8. Set up the two circuits just described, using a 1.5 V cell, an ammeter, a bulb, a voltmeter across the bulb, and a rheostat. Move the rheostat through its full range. What do you notice about readings for current and potential difference in both circuits?
Ivan Cronins AS Physics Electrical Quantities

Ohm discovered that for metals at a constant temperature, the current in the metal is proportional to the potential difference across it.

9. A 3V potential divider circuit is connected to a resistance board. The circuit is switched on, and the rheostat is varied. Readings for current and potential difference are taken for regular intervals of potential difference. The result were as follows:

V/V I/ mA

0.00 0

0.50 28

1.00 54

1.50 83

2.00 108

2.50 138

3.00 163

Plot a graph of I against V. What can you deduce about the relationship between I and V from your graph? If, in the experiment above, the nichrome resistance wire is replaced by a tungsten filament lamp, and the graph produced is not a straight line, but a flattening curve. The tungsten filament does not obey Ohms law. In this case, we cannot calculate resistance from the gradient, but from R = I/V using discreet values of I and V. The characteristic I-V curve can also be plotted for a semi-conductor diode. The arrow in the symbol indicates the direction of forward bias. In reverse bias, no detectable current flows.

The resistance of an electrical component is a measure of its opposition to electric current flowing in it. Resistance is caused by collisions of the electrons with the vibrating lattice ions, as the electrons drift through the material of the conductor. Resistance is defined by the equation: R = V/I

Ivan Cronins AS Physics

Electrical Quantities

The unit of resistance is the ohm (). A conductor has a resistance of 1 if a potential difference of 1 V across it produces a current of 1 A through it. Ohms law states that, at constant temperature, the current in a metal is proportional to the potential difference across it. Any electrical component for which the current is proportional to the voltage is said to be ohmic. Ohmic conductors produce straight-line produce I-V graphs. Non-ohmic resistors produce I-V graphs of a variety of shapes.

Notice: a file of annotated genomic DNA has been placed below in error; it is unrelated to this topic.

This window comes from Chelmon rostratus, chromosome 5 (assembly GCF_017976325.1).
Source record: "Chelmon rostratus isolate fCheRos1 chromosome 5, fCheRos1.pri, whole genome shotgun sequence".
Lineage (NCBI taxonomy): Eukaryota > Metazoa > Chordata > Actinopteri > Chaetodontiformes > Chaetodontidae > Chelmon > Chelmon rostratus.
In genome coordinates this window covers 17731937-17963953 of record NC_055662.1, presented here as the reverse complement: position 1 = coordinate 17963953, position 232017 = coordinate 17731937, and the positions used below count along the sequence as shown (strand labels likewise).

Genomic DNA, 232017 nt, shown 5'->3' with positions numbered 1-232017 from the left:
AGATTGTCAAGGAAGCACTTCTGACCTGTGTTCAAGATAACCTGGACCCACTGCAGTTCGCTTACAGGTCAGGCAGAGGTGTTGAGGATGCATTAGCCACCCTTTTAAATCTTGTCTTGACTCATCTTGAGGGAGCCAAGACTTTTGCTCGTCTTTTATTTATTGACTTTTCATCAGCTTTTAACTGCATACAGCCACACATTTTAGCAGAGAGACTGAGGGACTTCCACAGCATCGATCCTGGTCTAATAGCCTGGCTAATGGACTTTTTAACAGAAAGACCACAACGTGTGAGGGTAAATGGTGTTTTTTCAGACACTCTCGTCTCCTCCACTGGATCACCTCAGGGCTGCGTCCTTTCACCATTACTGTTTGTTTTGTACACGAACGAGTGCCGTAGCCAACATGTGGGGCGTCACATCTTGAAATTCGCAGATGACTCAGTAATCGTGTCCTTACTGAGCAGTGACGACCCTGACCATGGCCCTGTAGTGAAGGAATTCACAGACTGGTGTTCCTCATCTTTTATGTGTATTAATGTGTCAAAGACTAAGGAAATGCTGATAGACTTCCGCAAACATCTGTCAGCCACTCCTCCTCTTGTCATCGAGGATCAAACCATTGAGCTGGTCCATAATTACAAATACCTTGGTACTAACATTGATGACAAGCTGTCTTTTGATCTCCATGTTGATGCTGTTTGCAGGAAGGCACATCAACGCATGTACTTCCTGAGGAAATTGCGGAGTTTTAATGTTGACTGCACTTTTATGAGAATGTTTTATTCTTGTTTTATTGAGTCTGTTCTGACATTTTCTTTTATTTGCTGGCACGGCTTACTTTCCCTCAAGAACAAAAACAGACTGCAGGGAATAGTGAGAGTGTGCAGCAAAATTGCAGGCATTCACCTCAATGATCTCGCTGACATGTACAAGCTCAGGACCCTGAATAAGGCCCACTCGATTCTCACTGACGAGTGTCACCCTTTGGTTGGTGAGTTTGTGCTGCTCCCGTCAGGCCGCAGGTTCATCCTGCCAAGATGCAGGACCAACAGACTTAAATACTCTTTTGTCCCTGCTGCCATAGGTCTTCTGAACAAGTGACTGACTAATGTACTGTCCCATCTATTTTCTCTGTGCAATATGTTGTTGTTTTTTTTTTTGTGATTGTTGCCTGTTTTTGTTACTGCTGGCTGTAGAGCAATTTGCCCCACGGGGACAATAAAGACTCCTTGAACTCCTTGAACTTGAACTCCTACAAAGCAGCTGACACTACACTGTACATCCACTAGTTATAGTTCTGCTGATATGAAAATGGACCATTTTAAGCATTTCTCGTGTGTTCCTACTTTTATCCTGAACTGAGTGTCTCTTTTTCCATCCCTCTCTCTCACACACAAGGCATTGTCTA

The resistance of a uniform conductor depends on its length, l, its crosssectional area, A, and the resistivity of the material from which the conductor is made: R = l / A

10. What is the potential difference across a 22 k resistor when the current in it is 50 A? 11. An experiment is carried out to determine if nichrome wire obeys Ohms law. A variable resistor is adjusted and the values of the current and potential difference were recorded: V/V I / mA 0.00 0 0.50 28 1.00 54 1.50 83 2.00 108 2.50 138 3.00 163

a) Draw a graph of current against voltage for these data. b) Determine whether nichrome wire obeys Ohms law. c) Use your graph to determine the resistance of the nichrome wire.

Just like mechanical power, electrical power is the rate of doing work. V = W/Q W = QV W / t = QV / t W / t = (Q / t) V P = IV

12. An X-ray operates at 50 kV. The maximum beam current is specified as 1.0 mA. What is the maximum safe power? 13. An electric iron is marked as 240 V, 1.8 kW. What is the current in the heater filament under normal operating conditions?
Ivan Cronins AS Physics Electrical Quantities

The unit of electrical power is the watt (W), just like mechanical power. Its S.I. unit is J s-1. When a charge flows through a resistor, work is done on the resistor. Power is said to dissapate in a resistor, is it increases the random kinetic energy of the atoms of the P = IV V = IR I = V/R P = I (IR) P = I2R

material of the resistor.

P = (V/R) V

P = V2 / R

The power equation can also be used to calculate the work done, W, by an electrical component over a time t: P = IV P t = I V t W = I V t

14. A manufacturer indicates that the maximum safe power for a particular range of resistors is 250 mW. What is the maximum safe current for a 47 k resistor from this range? 15. An electric filament lamp is rated at 240 V, 60 W. a) What is the current in the filament? b) What is the resistance of the filament? 16. At the instant the lamp is switched on, its resistance is 80 . At this instant, what is a) the current in the filament? b) the power dissipated in the filament? 17. The current passing through a filament bulb is 250 mA when the potential difference across it is 2.2 V. How much electrical energy is converted into thermal and light energy in one minute?

The resistance of a wire can be investigated using a resistance board and a multimeter. 18.3 Resistance measurements are made at regular intervals, and a graph of R against l is drawn. 10 Opposite are two graphs for 32 swg and 30 swg nichrome wire.

R/ 20 13.9

Ivan Cronins AS Physics

Electrical Quantities

They are both straight line graphs through the 1 l/m origin, therefore R is proportional to l.

0.5

The ratio of the areas of cross-section of the two wires is: A30 / A32 = ( (0.5 0.3150)2) / ( (0.5 0.2743)2) = 1.32 The ratio of the resistances of 1 metre of each wire is: R30 / R32 = 13.9 / 18.3 = 1 / 1.32 These results demonstrate that resistance and cross-sectional area are inversely proportional. R = l / A

where is the resistivity of the material. Work out the S. I. Unit of resistivity.

18.